The typical yield is 4.6% and the average proportion of earnings to rent is 37%.

    Charles Haresnape, CEO at Gatehouse Bank, commented:

    “What our research shows is that famous Northern hospitality is not a myth. It’s a great place not only to be a landlord but also to live, with cities in the North and the Midlands performing much better across all indicators.

    “Rental properties are let far quicker than in the South, which is no surprise when major cities like Liverpool and Manchester are within commuting distance of smaller towns like Bootle.

    “What’s really striking is that in the areas that performed best, rental rates were far more affordable and this correlation underscores the symbiotic relationship between renters and landlords in areas where their investments could be deemed safest.”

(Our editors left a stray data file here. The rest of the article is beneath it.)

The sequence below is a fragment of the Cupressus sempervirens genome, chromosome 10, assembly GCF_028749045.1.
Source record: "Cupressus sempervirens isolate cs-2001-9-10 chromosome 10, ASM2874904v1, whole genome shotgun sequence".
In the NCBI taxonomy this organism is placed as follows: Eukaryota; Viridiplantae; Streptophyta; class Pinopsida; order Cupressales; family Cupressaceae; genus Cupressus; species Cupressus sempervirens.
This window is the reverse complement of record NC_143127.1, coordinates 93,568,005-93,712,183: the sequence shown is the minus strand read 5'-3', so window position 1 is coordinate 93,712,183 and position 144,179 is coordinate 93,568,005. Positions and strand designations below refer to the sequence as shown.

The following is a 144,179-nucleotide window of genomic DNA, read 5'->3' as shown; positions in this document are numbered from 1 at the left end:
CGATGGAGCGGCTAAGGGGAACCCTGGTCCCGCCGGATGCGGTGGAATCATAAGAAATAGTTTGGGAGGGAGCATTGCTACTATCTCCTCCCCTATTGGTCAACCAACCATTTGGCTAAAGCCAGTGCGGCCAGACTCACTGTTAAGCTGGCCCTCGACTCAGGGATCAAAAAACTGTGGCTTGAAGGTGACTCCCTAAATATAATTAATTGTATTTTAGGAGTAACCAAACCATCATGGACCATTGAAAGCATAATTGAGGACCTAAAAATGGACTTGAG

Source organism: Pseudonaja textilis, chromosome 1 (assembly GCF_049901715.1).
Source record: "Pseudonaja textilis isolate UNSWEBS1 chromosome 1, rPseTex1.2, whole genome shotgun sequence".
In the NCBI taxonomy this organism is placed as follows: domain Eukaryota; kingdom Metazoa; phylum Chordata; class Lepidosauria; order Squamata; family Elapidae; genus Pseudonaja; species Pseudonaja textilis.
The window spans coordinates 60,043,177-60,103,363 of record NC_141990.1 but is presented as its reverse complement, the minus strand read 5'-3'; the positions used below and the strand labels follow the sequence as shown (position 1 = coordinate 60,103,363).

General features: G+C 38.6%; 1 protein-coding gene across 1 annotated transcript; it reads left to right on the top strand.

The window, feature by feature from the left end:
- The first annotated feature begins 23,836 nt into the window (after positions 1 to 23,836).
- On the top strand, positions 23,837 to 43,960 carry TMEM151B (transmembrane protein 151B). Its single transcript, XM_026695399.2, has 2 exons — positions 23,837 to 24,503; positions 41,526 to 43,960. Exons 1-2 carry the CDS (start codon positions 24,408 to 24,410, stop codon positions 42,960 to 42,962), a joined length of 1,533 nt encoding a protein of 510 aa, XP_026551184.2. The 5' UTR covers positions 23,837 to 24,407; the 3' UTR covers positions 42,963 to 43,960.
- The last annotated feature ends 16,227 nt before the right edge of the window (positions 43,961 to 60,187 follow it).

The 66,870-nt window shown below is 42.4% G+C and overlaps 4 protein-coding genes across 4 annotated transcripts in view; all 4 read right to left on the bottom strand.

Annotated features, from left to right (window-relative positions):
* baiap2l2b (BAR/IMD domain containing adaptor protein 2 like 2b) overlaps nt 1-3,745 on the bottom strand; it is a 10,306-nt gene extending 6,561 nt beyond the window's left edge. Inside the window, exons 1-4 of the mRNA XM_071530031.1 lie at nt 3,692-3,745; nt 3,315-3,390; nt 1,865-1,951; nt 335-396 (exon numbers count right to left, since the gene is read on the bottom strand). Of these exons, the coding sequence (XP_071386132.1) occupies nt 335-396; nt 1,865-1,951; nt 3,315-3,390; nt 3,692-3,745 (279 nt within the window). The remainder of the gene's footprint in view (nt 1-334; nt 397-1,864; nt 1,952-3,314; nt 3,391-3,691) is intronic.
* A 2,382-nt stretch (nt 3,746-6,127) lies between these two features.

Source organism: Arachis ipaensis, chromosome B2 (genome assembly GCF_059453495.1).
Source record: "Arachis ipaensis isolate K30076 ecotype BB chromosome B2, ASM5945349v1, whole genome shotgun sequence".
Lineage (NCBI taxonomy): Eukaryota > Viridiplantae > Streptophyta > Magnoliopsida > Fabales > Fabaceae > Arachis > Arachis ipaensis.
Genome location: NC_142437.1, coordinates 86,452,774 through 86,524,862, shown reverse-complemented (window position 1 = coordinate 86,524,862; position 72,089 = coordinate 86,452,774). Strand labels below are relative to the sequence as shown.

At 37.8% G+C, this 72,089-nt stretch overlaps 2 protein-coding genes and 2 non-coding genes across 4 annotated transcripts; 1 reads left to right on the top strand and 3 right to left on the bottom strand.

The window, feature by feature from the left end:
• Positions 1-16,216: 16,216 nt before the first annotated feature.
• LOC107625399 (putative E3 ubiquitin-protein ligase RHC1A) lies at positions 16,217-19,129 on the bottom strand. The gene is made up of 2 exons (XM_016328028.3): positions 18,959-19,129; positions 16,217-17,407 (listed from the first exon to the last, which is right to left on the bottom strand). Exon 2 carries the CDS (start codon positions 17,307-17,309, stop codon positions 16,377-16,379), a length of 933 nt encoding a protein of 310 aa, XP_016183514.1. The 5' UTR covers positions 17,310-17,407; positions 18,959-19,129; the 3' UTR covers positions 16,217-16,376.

SEE ALSO  -        How and where to find yield away from home?

    UP NEXT -            High yield strategy - invest North or South?

    DON'T MISS -      Which property type offers the best potential for yield?

    NOW WATCH:

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    Great to see the North doing well

    it is true an every day family can afford to buy a family home here

    if you have wealth and live in the north you can live in the best it has to offer

    In the south east you would pay 20 times more to live there

    So if you have the cash the North is the place to live